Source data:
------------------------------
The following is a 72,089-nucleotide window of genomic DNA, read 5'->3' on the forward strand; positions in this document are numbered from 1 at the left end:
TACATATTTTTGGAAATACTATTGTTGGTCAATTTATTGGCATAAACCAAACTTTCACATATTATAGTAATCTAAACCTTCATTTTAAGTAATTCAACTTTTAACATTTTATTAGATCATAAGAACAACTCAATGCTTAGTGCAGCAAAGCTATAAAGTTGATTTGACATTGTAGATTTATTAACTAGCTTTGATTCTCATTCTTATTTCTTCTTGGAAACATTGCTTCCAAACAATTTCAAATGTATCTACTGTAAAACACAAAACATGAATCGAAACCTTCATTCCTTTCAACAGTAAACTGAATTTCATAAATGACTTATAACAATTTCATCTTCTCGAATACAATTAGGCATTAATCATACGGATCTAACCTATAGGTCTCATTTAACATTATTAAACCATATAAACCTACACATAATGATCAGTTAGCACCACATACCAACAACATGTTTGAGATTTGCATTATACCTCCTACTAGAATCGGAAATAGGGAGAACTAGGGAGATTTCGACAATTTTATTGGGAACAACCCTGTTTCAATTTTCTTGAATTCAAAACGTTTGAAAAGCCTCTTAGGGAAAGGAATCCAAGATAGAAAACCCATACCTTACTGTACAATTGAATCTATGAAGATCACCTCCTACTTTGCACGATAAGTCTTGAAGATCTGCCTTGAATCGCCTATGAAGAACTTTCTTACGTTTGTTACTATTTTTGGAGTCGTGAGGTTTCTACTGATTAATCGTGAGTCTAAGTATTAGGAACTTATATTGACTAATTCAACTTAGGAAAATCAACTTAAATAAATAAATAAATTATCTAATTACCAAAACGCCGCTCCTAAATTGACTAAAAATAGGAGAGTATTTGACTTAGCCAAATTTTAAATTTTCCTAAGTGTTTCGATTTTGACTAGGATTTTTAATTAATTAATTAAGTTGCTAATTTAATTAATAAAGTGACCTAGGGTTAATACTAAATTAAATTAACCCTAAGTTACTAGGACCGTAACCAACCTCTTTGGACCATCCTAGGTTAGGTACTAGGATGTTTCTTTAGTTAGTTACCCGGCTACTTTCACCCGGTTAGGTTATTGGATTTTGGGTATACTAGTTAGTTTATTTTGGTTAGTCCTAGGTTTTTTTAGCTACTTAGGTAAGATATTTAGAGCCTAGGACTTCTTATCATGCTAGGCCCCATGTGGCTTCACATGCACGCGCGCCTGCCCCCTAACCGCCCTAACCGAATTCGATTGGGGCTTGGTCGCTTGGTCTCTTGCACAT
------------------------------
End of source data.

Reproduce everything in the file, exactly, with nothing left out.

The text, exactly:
The following is a 72,089-nucleotide window of genomic DNA, read 5'->3' on the forward strand; positions in this document are numbered from 1 at the left end:
TACATATTTTTGGAAATACTATTGTTGGTCAATTTATTGGCATAAACCAAACTTTCACATATTATAGTAATCTAAACCTTCATTTTAAGTAATTCAACTTTTAACATTTTATTAGATCATAAGAACAACTCAATGCTTAGTGCAGCAAAGCTATAAAGTTGATTTGACATTGTAGATTTATTAACTAGCTTTGATTCTCATTCTTATTTCTTCTTGGAAACATTGCTTCCAAACAATTTCAAATGTATCTACTGTAAAACACAAAACATGAATCGAAACCTTCATTCCTTTCAACAGTAAACTGAATTTCATAAATGACTTATAACAATTTCATCTTCTCGAATACAATTAGGCATTAATCATACGGATCTAACCTATAGGTCTCATTTAACATTATTAAACCATATAAACCTACACATAATGATCAGTTAGCACCACATACCAACAACATGTTTGAGATTTGCATTATACCTCCTACTAGAATCGGAAATAGGGAGAACTAGGGAGATTTCGACAATTTTATTGGGAACAACCCTGTTTCAATTTTCTTGAATTCAAAACGTTTGAAAAGCCTCTTAGGGAAAGGAATCCAAGATAGAAAACCCATACCTTACTGTACAATTGAATCTATGAAGATCACCTCCTACTTTGCACGATAAGTCTTGAAGATCTGCCTTGAATCGCCTATGAAGAACTTTCTTACGTTTGTTACTATTTTTGGAGTCGTGAGGTTTCTACTGATTAATCGTGAGTCTAAGTATTAGGAACTTATATTGACTAATTCAACTTAGGAAAATCAACTTAAATAAATAAATAAATTATCTAATTACCAAAACGCCGCTCCTAAATTGACTAAAAATAGGAGAGTATTTGACTTAGCCAAATTTTAAATTTTCCTAAGTGTTTCGATTTTGACTAGGATTTTTAATTAATTAATTAAGTTGCTAATTTAATTAATAAAGTGACCTAGGGTTAATACTAAATTAAATTAACCCTAAGTTACTAGGACCGTAACCAACCTCTTTGGACCATCCTAGGTTAGGTACTAGGATGTTTCTTTAGTTAGTTACCCGGCTACTTTCACCCGGTTAGGTTATTGGATTTTGGGTATACTAGTTAGTTTATTTTGGTTAGTCCTAGGTTTTTTTAGCTACTTAGGTAAGATATTTAGAGCCTAGGACTTCTTATCATGCTAGGCCCCATGTGGCTTCACATGCACGCGCGCCTGCCCCCTAACCGCCCTAACCGAATTCGATTGGGGCTTGGTCGCTTGGTCTCTTGCACAT